Baroness de Laroche, (1910) Blanche Stuart Scott (1910) Harriett Qumby (1911) Bessie Coleman (first African American 1921) Amy Johnson 1930) and Jessie Woods helped her barnstormer husband create the Flying Aces, the longest-running of the air circuses. Jessie learned to fly in 1929, walked the wing, parachuted, flew as a stunt pilot, performed gymnastics from a rope ladder, and, at age 81, rode the wing again.ll Tracey Curtis-Taylor landed inn Sydney, completing her 21,000 km solo fligh from England in a vintage open cockpit 1942 biplane.
Retracing the Route of Amy Johnson
She retraced pioneer Amy Johnson’s 1930 flight, flying over 23 countries and making some 50 refuelling stops.
The 53-year-old pilot has flown across 23 countries, making 50 refuelling stops, since she set off from Farnborough in Hampshire, southern England, in October 2015.
Curtis-Taylor’s route took her across Europe and the Mediterranean to Jordan, over the Arabian desert, across the Gulf of Oman to Pakistan, India and across Asia.
Encountering treacherous weather and navigating the politics of the airways were the toughest parts of the trip, she said.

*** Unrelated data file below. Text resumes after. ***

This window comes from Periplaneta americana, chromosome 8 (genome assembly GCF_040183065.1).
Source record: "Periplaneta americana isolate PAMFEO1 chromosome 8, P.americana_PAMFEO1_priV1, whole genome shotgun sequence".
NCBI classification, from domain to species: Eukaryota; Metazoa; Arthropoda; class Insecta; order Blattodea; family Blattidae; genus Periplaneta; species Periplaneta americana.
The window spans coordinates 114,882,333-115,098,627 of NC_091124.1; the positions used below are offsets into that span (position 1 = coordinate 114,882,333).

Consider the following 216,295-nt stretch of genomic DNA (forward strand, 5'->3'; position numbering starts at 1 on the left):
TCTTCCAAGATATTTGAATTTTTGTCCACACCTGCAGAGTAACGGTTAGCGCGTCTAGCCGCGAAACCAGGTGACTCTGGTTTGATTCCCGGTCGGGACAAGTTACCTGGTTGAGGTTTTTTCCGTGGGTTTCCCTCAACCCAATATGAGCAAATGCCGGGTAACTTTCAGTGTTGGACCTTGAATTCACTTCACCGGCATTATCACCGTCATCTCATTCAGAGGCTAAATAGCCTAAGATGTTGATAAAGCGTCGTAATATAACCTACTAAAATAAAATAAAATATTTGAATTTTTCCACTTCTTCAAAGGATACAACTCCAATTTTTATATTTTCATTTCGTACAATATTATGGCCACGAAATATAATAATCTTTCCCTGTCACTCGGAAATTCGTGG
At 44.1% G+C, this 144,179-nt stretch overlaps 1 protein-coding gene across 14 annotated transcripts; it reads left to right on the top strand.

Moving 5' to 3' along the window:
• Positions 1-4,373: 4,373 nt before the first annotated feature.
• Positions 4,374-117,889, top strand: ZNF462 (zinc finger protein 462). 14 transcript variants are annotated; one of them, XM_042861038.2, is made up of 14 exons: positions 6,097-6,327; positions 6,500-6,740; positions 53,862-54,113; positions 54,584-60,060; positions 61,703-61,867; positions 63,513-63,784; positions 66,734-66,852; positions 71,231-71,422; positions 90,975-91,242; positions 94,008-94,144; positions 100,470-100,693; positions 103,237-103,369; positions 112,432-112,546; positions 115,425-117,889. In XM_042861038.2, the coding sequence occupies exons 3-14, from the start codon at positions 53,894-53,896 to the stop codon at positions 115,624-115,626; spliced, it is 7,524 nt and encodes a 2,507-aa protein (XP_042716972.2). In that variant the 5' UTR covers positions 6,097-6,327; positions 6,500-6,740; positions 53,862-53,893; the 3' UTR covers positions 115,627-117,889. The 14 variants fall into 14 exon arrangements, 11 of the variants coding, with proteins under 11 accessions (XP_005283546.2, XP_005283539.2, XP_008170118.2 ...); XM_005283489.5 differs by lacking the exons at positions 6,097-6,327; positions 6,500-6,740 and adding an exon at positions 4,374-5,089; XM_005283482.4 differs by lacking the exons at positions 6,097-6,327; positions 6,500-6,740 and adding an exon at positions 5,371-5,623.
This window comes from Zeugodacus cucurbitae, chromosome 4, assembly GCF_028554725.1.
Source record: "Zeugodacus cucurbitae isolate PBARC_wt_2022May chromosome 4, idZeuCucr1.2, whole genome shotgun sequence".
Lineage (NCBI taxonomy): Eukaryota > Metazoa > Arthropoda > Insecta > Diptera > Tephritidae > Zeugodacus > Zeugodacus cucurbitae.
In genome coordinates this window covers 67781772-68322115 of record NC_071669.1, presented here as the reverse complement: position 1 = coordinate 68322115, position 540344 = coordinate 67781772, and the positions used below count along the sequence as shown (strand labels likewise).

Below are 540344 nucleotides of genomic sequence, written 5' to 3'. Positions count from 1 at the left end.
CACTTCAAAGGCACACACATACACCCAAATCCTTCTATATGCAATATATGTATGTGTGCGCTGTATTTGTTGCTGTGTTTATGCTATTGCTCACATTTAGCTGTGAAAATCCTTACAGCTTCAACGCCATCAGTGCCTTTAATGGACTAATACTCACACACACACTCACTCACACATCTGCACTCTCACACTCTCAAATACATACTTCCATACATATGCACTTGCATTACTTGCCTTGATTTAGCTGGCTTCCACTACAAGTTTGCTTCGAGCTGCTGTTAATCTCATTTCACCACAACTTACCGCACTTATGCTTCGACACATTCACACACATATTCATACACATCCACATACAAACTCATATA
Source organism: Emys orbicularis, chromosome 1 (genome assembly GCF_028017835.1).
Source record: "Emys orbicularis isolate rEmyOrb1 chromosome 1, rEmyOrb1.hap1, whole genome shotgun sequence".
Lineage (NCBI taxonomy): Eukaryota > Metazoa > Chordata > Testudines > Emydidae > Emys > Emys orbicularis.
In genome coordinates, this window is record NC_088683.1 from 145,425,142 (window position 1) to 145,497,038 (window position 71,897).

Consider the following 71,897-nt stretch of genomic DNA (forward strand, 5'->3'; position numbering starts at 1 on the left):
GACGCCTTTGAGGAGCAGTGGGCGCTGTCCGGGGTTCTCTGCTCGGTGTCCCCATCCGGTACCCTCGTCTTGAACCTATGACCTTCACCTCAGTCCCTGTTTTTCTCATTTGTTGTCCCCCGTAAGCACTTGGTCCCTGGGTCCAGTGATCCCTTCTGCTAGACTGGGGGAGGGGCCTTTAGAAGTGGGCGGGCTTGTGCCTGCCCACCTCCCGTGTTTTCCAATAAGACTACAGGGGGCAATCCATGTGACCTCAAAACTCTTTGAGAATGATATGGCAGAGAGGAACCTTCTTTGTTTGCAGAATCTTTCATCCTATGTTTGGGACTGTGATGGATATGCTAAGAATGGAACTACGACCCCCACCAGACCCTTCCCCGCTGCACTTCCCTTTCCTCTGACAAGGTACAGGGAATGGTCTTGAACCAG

She said of one leg near Bucharest: “Flying in heavy rain, low cloud on the deck … that was a death trap that killed a lot of the airline pilots. So I turned around and went back.”
The highlights far outweighed the frustrations, she said. She rated looking down on Uluru as one of her top six moments, which also included flying across the Dead Sea in formation with an F16 Israeli military pilot. “That was amazing,” she said.
Amy Johnson has been my Heroine
Before starting her flight, Curtis-Taylor said in October: “For my whole life, I have been moved by the achievements of pioneers like Amy Johnson.
“My own flight to Australia is the realisation of a burning desire to fly my beloved Boeing Stearman around the world following in their footsteps,” she told Press Association.
She has recreated the essence of Johnson’s era of flying, with an open cockpit, stick and rudder flying with basic period instruments and a short range between landing points.
She is not unfamiliar with this form of flying. She flew 13,000km solo from Cape Town to the UK in 2013, recreating the 1928 flight of Lady Mary Heath.
Ms Curtis-Taylor – the self-styled “Bird in a Biplane” – also thanked “everyone who supported me”.
Some early reports suggested it was a solo flight – Ms Curtis-Taylor was the only pilot to fly the vintage bi-plane, but she had a support team of engineers travelling with her in a separate aircraft, as well as a camera crew, who would sometimes sit in with her.
“This is old fashioned stick and rudder flying, open cockpit, you get buffeted around – I’ve come through monsoons, thunder storms, turbulence, flying through the Australian outback in 45 degrees of heat.
“We fly seven or eight hours a day because we lost a bit of time in Indonesia trying to get through to Darwin – there were tropical cyclones… you are absolutely up against the elements.”